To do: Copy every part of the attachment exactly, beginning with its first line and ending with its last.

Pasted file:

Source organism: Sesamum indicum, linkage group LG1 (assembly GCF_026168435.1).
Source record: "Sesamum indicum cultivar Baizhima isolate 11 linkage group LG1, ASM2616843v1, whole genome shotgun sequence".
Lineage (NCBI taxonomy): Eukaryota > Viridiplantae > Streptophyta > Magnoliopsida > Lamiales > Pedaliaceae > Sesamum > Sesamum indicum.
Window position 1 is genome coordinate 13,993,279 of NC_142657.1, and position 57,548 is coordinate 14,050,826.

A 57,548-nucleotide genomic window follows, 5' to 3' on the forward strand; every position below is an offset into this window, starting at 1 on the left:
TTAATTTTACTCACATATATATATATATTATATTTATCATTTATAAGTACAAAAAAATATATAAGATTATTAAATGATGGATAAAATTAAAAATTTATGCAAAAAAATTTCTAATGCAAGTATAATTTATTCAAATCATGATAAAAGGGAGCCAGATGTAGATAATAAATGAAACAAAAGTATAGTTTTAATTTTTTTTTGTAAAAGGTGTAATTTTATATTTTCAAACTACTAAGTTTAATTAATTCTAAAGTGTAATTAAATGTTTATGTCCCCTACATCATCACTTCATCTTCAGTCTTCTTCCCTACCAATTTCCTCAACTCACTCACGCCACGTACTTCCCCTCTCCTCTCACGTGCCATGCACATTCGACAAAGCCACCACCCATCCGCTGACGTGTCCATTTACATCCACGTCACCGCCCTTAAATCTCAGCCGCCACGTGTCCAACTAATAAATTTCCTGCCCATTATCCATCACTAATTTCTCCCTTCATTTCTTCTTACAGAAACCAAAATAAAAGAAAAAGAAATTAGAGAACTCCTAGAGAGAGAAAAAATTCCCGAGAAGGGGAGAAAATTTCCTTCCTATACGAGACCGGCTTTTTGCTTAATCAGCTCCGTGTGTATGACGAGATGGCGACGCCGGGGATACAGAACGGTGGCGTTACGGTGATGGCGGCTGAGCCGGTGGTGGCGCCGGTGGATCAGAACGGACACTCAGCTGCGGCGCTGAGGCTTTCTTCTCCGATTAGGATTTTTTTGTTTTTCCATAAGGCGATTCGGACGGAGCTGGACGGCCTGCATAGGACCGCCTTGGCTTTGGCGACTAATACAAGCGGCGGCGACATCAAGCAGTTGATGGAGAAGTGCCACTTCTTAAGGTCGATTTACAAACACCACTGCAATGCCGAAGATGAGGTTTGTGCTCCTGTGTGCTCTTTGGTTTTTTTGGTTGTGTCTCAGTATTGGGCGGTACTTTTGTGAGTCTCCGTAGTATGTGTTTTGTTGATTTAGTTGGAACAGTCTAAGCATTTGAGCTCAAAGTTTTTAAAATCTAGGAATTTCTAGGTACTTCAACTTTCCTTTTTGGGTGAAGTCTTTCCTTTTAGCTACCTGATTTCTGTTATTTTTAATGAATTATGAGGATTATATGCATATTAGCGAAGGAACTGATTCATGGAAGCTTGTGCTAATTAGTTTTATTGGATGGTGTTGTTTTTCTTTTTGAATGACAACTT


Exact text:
Source organism: Sesamum indicum, linkage group LG1 (assembly GCF_026168435.1).
Source record: "Sesamum indicum cultivar Baizhima isolate 11 linkage group LG1, ASM2616843v1, whole genome shotgun sequence".
Lineage (NCBI taxonomy): Eukaryota > Viridiplantae > Streptophyta > Magnoliopsida > Lamiales > Pedaliaceae > Sesamum > Sesamum indicum.
Window position 1 is genome coordinate 13,993,279 of NC_142657.1, and position 57,548 is coordinate 14,050,826.

A 57,548-nucleotide genomic window follows, 5' to 3' on the forward strand; every position below is an offset into this window, starting at 1 on the left:
TTAATTTTACTCACATATATATATATATTATATTTATCATTTATAAGTACAAAAAAATATATAAGATTATTAAATGATGGATAAAATTAAAAATTTATGCAAAAAAATTTCTAATGCAAGTATAATTTATTCAAATCATGATAAAAGGGAGCCAGATGTAGATAATAAATGAAACAAAAGTATAGTTTTAATTTTTTTTTGTAAAAGGTGTAATTTTATATTTTCAAACTACTAAGTTTAATTAATTCTAAAGTGTAATTAAATGTTTATGTCCCCTACATCATCACTTCATCTTCAGTCTTCTTCCCTACCAATTTCCTCAACTCACTCACGCCACGTACTTCCCCTCTCCTCTCACGTGCCATGCACATTCGACAAAGCCACCACCCATCCGCTGACGTGTCCATTTACATCCACGTCACCGCCCTTAAATCTCAGCCGCCACGTGTCCAACTAATAAATTTCCTGCCCATTATCCATCACTAATTTCTCCCTTCATTTCTTCTTACAGAAACCAAAATAAAAGAAAAAGAAATTAGAGAACTCCTAGAGAGAGAAAAAATTCCCGAGAAGGGGAGAAAATTTCCTTCCTATACGAGACCGGCTTTTTGCTTAATCAGCTCCGTGTGTATGACGAGATGGCGACGCCGGGGATACAGAACGGTGGCGTTACGGTGATGGCGGCTGAGCCGGTGGTGGCGCCGGTGGATCAGAACGGACACTCAGCTGCGGCGCTGAGGCTTTCTTCTCCGATTAGGATTTTTTTGTTTTTCCATAAGGCGATTCGGACGGAGCTGGACGGCCTGCATAGGACCGCCTTGGCTTTGGCGACTAATACAAGCGGCGGCGACATCAAGCAGTTGATGGAGAAGTGCCACTTCTTAAGGTCGATTTACAAACACCACTGCAATGCCGAAGATGAGGTTTGTGCTCCTGTGTGCTCTTTGGTTTTTTTGGTTGTGTCTCAGTATTGGGCGGTACTTTTGTGAGTCTCCGTAGTATGTGTTTTGTTGATTTAGTTGGAACAGTCTAAGCATTTGAGCTCAAAGTTTTTAAAATCTAGGAATTTCTAGGTACTTCAACTTTCCTTTTTGGGTGAAGTCTTTCCTTTTAGCTACCTGATTTCTGTTATTTTTAATGAATTATGAGGATTATATGCATATTAGCGAAGGAACTGATTCATGGAAGCTTGTGCTAATTAGTTTTATTGGATGGTGTTGTTTTTCTTTTTGAATGACAACTT